Developing Decision Support Tools for Pacific Northwest Potato Crops

Developing Decision Support Tools for Pacific Northwest Potato Crops

By The Numbers

  • Produced more than 100 maps predicting densities of 4 target pests in the 2014 and 2015 growing seasons.
  • More than 600 growers and crop consultants subscribed to email alerts containing information on insect populations.
  • Developed phenology models for 3 major pests based on data from more than 200 farms surveyed from 2007 to 2014.
  • Delivered more than 15 presentations on the sampling network and pest maps during the 2013, 2014, and 2015 growing seasons.
  • Supported two entomology graduate students.



Potato growers in the Pacific Northwest must manage a suite of pests that vector pathogens and/or directly damage plants. To aid the potato industry in sustainably managing these pests, our team has conducted weekly monitoring of select potato fields across the Columbia Basin since 2007. These surveys update the potato industry about the size and location of important insect pest populations, which aids growers and crop consultants in monitoring and making pest control decisions. Outputs from the sampling network include a weekly email update, “Potato Pest Alerts.” Data also are published at in the form of digital maps. In 2016 we are adding a feature that integrates maps into Google Mapping engines so growers can zoom in and out, and locate their individual fields.

However, while these data are informative, they only provide a general sense of pest densities throughout the region, without offering growers or crop advisors the ability to generate targeted predictions for particular fields. Furthermore, certain regions are sampled more intensely than others, such that the utility of the network varies across the region. Management of potato pests would be improved if growers and crop consultants had access to detailed spatial data on pest populations across the Columbia Basin growing region.


Our project addressed these issues by incorporating data from the potato-sampling network into geographic information systems (GIS) models to generate weekly predictions of pest densities throughout the Columbia Basin. Maps were created weekly during the 2014 and 2015 growing seasons and showed predicted densities of potato tuberworm, beet leafhopper, and aphids. These pests directly damage potatoes or transmit pathogens. Models were validated in production fields in 2013 and with our extensive sampling dataset. This validation allowed us to refine predictions and provide a “proof of concept” to build confidence in the approach for growers and crop advisors. The maps were easily accessible to growers through the website and weekly email alerts. Our maps offered growers access to detailed information on pest densities, allowing them to make targeted and timely management decisions. In fall 2014 we secured funding to integrate our sampling maps into Google Earth so growers can get targeted predictions for specific fields.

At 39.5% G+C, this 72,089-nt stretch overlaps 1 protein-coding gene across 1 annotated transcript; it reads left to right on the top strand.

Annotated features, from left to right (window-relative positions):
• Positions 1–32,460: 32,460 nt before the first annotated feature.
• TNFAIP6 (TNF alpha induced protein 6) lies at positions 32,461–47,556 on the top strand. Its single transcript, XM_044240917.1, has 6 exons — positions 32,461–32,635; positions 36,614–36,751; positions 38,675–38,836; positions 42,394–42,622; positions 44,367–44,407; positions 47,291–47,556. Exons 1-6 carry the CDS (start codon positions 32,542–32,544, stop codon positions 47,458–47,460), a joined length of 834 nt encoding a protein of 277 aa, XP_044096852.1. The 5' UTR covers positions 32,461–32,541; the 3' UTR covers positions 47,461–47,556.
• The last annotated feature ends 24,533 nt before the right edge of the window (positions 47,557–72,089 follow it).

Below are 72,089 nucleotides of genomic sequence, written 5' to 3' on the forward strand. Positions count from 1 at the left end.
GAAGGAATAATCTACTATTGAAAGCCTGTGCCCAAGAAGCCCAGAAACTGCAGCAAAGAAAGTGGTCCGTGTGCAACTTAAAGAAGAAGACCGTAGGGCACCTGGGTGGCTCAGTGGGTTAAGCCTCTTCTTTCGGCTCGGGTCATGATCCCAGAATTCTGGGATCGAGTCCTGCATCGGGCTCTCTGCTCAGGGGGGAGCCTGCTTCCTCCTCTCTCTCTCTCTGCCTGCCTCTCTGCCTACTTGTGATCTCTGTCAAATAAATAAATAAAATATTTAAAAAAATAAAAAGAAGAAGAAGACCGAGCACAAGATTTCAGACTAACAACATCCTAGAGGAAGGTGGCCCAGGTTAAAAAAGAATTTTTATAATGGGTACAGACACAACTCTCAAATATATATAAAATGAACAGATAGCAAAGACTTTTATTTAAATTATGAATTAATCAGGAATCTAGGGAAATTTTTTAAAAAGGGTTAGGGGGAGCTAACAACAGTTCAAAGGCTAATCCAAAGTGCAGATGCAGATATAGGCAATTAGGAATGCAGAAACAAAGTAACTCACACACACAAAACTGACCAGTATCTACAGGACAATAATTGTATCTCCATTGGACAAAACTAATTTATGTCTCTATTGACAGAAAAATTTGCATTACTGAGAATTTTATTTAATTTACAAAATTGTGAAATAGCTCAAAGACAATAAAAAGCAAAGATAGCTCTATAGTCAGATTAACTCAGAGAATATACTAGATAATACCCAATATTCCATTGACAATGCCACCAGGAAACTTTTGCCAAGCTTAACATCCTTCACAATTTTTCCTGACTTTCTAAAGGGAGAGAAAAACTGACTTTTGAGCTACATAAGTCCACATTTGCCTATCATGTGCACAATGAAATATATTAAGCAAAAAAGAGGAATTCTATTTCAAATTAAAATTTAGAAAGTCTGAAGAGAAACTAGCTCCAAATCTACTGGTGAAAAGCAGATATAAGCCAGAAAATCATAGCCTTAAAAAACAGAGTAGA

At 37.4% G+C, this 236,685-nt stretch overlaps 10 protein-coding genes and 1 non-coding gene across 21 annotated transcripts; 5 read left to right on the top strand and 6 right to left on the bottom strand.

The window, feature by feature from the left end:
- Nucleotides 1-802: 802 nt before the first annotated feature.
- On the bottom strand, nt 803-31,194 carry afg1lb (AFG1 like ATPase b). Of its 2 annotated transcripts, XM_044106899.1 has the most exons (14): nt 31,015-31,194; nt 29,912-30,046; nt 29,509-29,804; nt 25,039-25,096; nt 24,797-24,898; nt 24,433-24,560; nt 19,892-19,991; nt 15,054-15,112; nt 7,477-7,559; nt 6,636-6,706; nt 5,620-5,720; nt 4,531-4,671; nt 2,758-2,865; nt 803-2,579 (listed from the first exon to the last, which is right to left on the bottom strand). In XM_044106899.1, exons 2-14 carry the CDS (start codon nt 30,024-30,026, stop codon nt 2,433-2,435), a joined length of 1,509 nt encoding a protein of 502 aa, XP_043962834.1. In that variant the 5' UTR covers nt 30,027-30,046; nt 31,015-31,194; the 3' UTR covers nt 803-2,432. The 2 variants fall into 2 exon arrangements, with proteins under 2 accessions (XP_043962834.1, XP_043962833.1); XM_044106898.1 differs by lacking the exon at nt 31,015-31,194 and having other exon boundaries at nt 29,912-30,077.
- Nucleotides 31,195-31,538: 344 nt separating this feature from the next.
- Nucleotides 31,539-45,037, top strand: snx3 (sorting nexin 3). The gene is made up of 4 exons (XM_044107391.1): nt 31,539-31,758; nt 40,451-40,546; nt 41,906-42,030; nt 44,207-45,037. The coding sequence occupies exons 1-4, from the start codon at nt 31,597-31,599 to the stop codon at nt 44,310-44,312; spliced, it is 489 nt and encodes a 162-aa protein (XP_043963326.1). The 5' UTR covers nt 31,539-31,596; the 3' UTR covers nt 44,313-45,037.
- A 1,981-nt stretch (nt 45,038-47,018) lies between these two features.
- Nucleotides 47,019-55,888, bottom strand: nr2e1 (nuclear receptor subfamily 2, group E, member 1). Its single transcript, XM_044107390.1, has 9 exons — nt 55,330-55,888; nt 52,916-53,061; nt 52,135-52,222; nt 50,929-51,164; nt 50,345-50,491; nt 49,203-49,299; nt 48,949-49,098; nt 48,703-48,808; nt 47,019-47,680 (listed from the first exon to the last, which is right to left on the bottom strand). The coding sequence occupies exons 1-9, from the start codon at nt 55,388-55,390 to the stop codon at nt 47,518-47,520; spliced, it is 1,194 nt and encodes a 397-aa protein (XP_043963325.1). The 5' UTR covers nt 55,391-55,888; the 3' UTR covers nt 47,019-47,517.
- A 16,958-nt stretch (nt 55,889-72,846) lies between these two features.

“It consolidates a lot of regional information for convenient viewing.”

“I rely on the pest alerts to aid me when scouting fields to be more aware of potential problems. They are a valuable resource.”


We are grateful to WSU Extension for providing funding for the project and supporting the development of the website.


We have collected one of the largest datasets on insect pests for any cropping system in the Pacific Northwest. Using these data we developed phenology models for beet leafhopper, aphids, and potato tuberworm. Developing phenology models provides information as to whether pests are in growth or decline phases, allowing for more targeted management. For example, growers can reduce pesticide use as the cumulative emergence of each pest approaches 100%.

In 2014 we began to publish maps based on our interpolation approach at and incorporated them into the potato pest email alerts. Every week throughout the summer/fall of 2014 and 2015 we produced maps for potato tuberworm, beet leafhopper, and aphids. The maps showed regional predictions of insect pest densities. Our interpolation approach has allowed for growers throughout the Columbia Basin to get targeted and up-to-date information on pest populations over the course of the growing season.

In 2014 we demonstrated that our interpolation method worked for pests in Oregon as well as it did in Washington. This means that our approach can be extended to Oregon growers. We have also made progress in developing similar tools for wheat cropping systems, which we expect to put online in the next two years. We expect adoption of our GIS-based approach to predict regional pest populations to be widespread in the next 5 years.

In 2015 we received a $2.7 million USDA Specialty Crops grants that will fund continued monitoring of potato pests, particularly potato psyllid. We will use this funding to develop more targeted predictions for insect-vectored diseases in potato crops. This information will be integrated into our dynamic website and increase the impact of our project.

Our project contributed to growth in the number of subscribers to the regional insect sampling network in potatoes, with more than 600 growers and crop consultants subscribed. Subscriptions rose 100% in the past 3 years, including the majority of potato producers in the Columbia Basin.

For more information please contact David Crowder, Associate Professor, WSU Department of Entomology, 166 FSHN Bldg, PO Box 646382, Pullman, WA, 99164, 509-335-7965, or